THE BOMBING HALT: Johnson's Gamble for Peace

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Vice President Nguyen Cao Ky, all along the most intransigent of Saigon's top officialdom toward peace moves, also seemed to be relenting, particularly after several no-nonsense conferences with U.S. Deputy Ambassador Samuel Berger. For the first time since they were inaugurated one year ago last week. South Viet Nam's President and Vice President were seen in deep conversation in the corridor that separates the "Thieu wing" from the "Kywing" of Saigon's Independence Palace. Said Ky to an aide: "What can I do? I must accept this reconciliation for the sake of the country."

The Usual Insults. Other moves were under way in Vientiane, capital of supposedly neutral Laos, for years a center of communications and intelligence for the warring sides. U.S. Ambassador to Laos William Sullivan and his North Vietnamese counterpart, Le Van Hien, were reported to be secretly discussing the eventual regrouping of troops should a cease-fire be proclaimed. In Paris, U.S. and North Vietnamese negotiators met in the ornate Hotel Majestic for the 28th time since the peace talks began on May 13 and exchanged the usual insults. The real news, as elsewhere throughout the current thrust toward peace, lay several strata beneath the surface. The No. 2 man on the U.S. team, Cyrus Vance, was absent. He was said to be working at the American embassy, but there was speculation that he was off somewhere continuing secret talks with Hanoi's Colonel Ha Van Lau, his opposite number.

Amidst the flotsam of rumors, one fascinating tidbit made the rounds in Washington last week. It was that North Viet Nam's President Ho Chi Minh was in Peking, presumably explaining to Mao Tse-tung & Co. the reasons for a shift in stance. It was perfectly clear that the Chinese were not at all happy about the prospect of a bombing pause if it involved the slightest concession on Hanoi's part.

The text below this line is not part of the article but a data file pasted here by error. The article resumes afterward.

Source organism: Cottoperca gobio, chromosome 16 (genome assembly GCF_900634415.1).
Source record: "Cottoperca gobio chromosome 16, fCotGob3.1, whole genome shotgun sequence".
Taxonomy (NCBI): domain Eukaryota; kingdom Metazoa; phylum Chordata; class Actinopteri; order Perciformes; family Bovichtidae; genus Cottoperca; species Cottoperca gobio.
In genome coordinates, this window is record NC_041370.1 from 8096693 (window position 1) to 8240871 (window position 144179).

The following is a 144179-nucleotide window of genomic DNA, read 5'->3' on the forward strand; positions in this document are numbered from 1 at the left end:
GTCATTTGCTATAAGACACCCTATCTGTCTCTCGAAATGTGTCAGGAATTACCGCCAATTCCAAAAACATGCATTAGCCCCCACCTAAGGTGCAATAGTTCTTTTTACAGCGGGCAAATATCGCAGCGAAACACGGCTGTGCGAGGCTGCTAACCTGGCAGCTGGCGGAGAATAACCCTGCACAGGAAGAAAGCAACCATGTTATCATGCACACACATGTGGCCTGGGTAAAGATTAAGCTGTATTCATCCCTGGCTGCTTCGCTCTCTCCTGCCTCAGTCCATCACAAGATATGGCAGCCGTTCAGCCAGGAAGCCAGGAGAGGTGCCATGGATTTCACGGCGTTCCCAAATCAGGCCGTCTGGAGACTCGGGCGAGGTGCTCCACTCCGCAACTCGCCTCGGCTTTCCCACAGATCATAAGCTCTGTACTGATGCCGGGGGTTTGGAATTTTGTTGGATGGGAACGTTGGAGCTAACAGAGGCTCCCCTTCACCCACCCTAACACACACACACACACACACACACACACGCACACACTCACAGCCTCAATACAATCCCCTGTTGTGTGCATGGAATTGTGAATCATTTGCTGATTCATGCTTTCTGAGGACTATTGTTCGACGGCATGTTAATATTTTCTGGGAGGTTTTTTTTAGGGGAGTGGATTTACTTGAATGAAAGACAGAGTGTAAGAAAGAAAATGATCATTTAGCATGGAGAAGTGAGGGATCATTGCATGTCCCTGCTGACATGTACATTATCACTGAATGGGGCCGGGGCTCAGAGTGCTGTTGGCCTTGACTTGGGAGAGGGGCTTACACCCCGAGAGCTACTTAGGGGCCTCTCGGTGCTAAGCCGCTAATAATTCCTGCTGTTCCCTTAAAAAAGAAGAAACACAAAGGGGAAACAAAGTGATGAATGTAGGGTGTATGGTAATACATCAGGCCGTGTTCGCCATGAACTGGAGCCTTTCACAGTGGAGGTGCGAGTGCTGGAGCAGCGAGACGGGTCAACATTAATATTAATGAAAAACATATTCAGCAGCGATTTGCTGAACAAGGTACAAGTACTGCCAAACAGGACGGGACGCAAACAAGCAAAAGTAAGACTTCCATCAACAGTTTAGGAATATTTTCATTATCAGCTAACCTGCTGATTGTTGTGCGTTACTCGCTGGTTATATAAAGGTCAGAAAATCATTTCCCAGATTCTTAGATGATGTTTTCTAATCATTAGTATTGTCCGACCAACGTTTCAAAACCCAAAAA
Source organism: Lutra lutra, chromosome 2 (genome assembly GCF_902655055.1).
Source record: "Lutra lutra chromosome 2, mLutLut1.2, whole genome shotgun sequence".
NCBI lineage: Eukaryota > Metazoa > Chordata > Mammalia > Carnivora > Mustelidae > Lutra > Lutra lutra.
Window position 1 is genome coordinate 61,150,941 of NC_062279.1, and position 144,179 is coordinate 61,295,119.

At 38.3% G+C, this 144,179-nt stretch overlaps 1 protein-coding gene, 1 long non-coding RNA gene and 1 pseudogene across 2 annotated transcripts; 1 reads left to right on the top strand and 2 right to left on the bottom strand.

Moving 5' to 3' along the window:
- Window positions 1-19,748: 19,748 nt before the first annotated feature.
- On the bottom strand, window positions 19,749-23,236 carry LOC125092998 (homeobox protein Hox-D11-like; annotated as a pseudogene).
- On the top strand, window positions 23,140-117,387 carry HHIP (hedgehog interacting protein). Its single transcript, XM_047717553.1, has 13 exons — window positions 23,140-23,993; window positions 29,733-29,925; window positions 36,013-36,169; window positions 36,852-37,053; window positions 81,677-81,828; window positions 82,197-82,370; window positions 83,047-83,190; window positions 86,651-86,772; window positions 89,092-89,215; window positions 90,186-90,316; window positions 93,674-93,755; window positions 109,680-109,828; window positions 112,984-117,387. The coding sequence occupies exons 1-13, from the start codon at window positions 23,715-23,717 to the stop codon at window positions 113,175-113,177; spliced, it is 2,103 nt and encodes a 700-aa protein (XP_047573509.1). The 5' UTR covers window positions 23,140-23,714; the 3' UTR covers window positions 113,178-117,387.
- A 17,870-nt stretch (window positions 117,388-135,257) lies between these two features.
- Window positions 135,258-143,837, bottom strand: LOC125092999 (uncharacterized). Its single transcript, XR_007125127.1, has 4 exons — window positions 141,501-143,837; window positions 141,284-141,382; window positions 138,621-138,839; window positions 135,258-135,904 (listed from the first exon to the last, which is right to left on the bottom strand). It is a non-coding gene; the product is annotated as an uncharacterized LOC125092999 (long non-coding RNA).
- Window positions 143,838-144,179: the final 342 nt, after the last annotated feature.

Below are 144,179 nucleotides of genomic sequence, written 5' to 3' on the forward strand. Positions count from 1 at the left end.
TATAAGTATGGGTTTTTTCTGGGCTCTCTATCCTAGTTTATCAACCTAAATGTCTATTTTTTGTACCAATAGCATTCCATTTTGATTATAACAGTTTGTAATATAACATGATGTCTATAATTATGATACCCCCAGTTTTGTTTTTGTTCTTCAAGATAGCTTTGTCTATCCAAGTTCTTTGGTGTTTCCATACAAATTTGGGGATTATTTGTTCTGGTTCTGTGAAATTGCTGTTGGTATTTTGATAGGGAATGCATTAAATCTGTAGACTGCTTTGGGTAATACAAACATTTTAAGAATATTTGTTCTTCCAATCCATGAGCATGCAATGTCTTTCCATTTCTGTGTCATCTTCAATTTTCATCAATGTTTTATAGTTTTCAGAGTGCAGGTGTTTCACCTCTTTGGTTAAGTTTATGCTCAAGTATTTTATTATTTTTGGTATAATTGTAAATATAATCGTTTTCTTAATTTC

Prayers, Not Curiosity. As the week began, Lyndon Johnson told a Democratic luncheon at Manhattan's Waldorf -Astoria: "What I need now is not your curiosity. I need your prayers." Allied officials emphasized that the next move was up to Hanoi, and Hanoi wasn't moving. "You will have to ask Ho Chi Minh," said New Zealand's Holyoake when asked about the prospects of a pause. "At the present time, it rests with Hanoi."

The North Vietnamese batted the ball right back to the U.S. Said Hanoi's Nhan Dan: "The U.S. propaganda campaign about a so-called breakthrough in Paris will end in a flop." In Paris, Colonel Lau complained: "The Americans' formulas change, give the appearance of being more supple. But in reality, they all boil down to the same thing—reciprocity. And we can't accept this."

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